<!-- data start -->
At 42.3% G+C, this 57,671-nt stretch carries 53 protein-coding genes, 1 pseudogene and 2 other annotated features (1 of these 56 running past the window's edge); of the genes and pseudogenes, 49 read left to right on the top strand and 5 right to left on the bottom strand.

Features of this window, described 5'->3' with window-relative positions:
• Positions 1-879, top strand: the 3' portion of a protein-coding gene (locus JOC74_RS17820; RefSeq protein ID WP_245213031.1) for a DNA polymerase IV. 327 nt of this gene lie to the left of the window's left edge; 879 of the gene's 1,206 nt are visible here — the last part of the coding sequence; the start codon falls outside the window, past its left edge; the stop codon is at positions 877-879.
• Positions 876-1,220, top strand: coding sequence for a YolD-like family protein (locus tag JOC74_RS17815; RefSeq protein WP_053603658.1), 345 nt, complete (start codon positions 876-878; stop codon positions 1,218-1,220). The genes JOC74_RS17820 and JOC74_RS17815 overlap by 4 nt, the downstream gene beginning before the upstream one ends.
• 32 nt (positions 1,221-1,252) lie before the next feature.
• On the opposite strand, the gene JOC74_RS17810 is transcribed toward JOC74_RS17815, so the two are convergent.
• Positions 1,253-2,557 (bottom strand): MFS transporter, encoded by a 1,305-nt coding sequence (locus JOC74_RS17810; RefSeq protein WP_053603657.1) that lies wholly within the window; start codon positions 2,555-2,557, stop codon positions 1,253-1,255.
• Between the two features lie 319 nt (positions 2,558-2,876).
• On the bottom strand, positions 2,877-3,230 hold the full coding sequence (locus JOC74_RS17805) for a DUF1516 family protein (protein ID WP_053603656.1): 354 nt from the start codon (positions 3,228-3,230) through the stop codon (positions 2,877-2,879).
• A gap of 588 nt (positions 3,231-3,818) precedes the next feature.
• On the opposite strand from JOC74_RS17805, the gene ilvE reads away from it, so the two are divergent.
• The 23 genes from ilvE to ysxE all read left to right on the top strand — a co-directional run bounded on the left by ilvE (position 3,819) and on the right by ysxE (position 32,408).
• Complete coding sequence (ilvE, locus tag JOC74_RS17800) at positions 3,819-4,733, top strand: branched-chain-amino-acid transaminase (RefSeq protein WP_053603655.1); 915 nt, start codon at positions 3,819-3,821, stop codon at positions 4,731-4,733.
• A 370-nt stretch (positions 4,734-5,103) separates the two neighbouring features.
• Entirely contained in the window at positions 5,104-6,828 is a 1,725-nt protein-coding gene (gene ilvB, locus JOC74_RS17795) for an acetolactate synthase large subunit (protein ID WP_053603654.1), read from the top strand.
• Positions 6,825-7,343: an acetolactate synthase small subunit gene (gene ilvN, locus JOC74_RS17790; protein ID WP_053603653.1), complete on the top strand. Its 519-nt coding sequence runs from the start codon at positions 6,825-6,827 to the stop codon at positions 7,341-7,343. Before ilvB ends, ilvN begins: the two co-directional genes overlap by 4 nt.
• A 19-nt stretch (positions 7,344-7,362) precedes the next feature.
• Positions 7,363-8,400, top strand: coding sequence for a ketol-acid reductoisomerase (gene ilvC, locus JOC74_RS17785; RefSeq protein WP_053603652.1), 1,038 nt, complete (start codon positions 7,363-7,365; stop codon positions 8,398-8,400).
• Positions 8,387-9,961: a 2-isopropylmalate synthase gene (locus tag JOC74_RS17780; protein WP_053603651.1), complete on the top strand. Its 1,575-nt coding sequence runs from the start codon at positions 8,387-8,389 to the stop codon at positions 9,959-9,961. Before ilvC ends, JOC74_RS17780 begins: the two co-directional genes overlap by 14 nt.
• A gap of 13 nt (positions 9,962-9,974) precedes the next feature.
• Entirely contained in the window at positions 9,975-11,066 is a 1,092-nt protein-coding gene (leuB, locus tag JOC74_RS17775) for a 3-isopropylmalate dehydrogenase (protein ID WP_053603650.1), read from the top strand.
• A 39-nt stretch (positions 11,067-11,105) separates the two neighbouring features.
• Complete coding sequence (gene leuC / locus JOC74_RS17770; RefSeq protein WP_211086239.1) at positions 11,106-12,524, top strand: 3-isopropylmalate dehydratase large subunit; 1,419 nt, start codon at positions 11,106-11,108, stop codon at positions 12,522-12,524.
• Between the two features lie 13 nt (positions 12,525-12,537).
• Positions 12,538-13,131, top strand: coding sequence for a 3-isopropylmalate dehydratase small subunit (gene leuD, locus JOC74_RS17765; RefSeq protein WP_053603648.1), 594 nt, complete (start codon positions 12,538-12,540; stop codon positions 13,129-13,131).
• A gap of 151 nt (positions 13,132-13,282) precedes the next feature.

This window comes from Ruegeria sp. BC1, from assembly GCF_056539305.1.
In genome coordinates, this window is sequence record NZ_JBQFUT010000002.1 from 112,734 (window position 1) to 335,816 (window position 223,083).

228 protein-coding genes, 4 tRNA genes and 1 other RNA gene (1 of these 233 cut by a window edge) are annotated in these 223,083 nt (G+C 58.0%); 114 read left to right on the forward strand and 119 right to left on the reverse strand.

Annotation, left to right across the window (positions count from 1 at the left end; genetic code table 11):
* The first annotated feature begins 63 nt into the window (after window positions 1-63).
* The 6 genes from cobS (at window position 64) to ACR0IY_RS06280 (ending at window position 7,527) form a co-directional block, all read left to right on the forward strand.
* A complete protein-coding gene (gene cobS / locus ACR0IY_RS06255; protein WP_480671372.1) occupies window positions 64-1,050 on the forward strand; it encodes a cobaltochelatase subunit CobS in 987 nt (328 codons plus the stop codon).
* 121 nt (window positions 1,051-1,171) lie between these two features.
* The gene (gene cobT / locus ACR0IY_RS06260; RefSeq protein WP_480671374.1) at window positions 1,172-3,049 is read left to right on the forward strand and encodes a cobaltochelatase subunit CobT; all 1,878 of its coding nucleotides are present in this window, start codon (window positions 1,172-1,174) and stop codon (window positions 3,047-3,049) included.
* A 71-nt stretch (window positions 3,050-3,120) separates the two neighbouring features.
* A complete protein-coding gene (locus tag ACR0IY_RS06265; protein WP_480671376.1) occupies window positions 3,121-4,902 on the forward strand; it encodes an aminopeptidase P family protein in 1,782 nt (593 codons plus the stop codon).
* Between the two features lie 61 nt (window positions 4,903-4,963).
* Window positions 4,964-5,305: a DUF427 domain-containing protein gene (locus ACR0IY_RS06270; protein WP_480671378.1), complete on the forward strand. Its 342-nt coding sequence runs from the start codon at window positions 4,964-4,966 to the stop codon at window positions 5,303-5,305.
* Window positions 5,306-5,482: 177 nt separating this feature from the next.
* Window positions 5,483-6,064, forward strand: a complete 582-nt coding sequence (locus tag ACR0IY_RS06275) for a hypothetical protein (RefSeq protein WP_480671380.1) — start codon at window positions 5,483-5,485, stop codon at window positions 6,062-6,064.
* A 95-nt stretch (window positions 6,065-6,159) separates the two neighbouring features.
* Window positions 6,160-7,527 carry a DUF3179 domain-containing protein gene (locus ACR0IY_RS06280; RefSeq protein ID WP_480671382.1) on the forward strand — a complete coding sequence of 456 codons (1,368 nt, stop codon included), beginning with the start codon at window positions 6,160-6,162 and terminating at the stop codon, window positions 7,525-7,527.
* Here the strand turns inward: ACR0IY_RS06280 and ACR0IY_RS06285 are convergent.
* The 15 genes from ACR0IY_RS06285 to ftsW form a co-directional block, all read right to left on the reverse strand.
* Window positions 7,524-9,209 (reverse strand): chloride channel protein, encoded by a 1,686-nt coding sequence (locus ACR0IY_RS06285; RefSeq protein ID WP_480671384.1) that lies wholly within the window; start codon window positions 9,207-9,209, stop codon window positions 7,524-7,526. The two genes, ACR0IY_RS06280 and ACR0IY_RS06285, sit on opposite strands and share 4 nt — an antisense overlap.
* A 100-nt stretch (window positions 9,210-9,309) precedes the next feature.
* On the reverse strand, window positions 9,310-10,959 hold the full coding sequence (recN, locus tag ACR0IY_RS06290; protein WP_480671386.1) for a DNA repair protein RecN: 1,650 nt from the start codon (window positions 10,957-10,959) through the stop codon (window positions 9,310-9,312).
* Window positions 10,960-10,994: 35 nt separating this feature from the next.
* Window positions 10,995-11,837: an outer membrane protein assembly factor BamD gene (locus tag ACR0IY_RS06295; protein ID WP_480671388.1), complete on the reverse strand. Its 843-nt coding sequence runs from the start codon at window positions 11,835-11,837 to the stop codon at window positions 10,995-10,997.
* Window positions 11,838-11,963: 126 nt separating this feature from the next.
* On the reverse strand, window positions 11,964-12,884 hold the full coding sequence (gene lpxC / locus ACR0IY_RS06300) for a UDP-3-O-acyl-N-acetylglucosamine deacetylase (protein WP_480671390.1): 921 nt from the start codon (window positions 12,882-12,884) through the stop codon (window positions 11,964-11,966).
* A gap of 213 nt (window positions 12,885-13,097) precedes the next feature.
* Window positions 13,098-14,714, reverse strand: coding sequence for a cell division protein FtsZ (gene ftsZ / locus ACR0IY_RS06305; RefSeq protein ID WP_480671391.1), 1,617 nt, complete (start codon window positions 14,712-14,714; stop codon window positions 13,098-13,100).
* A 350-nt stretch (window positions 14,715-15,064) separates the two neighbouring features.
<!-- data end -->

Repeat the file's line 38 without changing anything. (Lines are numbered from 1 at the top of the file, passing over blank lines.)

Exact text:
* Between the two features lie 61 nt (window positions 4,903-4,963).